Tours and Visits
Tours and Visits

Today, visitors can explore the ruins of the Domus Transitoria as part of a guided tour of Palatine Hill. These tours offer a fascinating glimpse into the world of ancient Rome and allow visitors to see firsthand the opulence and grandeur of Nero's palace.

Legacy of the Palace
Legacy of the Palace

The Domus Transitoria may have been a symbol of Nero's excess and extravagance, but it also represents an important chapter in the history of Rome and the evolution of Roman architecture. Despite its destruction and decay, the palace continues to inspire awe and admiration, as a testament to the ingenuity and creativity of the ancient Romans.

Art and Decoration
Art and Decoration

The Domus Transitoria was adorned with a wealth of ornate decorations, including frescoes, mosaics, and sculptures. The palace was famous for its use of vibrant colours and intricate designs, which were often inspired by Greek and Roman mythology. Some of the most impressive features of the palace included a giant statue of Nero himself and a room covered in gold leaf.

Life in the Palace
Life in the Palace

The Domus Transitoria was the center of Nero's private life, and it was here that he entertained guests, held lavish banquets, and pursued his artistic interests. The palace was also home to a vast collection of art and literature, which Nero enjoyed studying and sharing with his friends.

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  • Keep in mind you need to arrive 15 minutes before start.
  • All foreign nationals must share their passport and visa details at the time of arrival and entry.
  • Children of age 0-17 years will be charged on a child ticket basis and above that age will be considered an adult.
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Know Before You Go to Transitional House

Essential Information
How To Reach
Essential Information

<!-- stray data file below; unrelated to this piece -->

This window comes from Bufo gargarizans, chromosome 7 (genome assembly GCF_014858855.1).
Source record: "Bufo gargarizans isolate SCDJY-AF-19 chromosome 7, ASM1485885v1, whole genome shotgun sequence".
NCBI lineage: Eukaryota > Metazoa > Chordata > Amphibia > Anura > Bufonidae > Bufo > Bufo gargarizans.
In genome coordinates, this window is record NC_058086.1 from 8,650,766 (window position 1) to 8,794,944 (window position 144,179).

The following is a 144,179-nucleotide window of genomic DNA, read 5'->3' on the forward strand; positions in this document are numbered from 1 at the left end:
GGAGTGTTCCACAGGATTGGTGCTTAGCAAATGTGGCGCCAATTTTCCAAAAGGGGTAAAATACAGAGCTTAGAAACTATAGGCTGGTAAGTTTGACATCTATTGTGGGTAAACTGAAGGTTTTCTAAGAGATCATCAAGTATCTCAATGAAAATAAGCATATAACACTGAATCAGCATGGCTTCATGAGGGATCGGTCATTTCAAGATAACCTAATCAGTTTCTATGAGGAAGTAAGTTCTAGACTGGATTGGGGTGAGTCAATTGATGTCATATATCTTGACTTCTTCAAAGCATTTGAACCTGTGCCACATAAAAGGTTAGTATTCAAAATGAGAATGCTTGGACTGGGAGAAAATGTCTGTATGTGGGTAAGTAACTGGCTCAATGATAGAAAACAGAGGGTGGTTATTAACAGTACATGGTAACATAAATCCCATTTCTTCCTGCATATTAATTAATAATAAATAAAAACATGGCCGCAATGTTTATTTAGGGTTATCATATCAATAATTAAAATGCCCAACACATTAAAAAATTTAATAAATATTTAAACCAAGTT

• The Apostolic Palace is located within Vatican City, an independent city-state enclaved within Rome, Italy.
  • It stands adjacent to St. Peter's Basilica and is situated on the Vatican Hill.

Opening Hours:

  • The Apostolic Palace is the official residence of the Pope and is not open to the general public.
  • However, some areas of the palace, such as the Vatican Museums, are accessible to visitors.

Best Time to Visit:

  • The best time to visit the Apostolic Palace is during the summer months, particularly May to September, when the weather in Rome is pleasant and conducive for outdoor activities.
  • It's advisable to check the Vatican Museums' official website for information on visiting hours and any temporary closures or restrictions.

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What is the Domus Transitoria?

    The Domus Transitoria is a monumental palace built by the Roman Emperor Nero in the 1st century AD. It was located on Palatine Hill in Rome and served as a transitional residence between his previous palace and the much larger Domus Aurea.

What was the purpose of the Domus Transitoria?

What did the Domus Transitoria look like?

What happened to the Domus Transitoria after Nero's death?

Can visitors see the Domus Transitoria today?

What are some of the must-see attractions in Rome?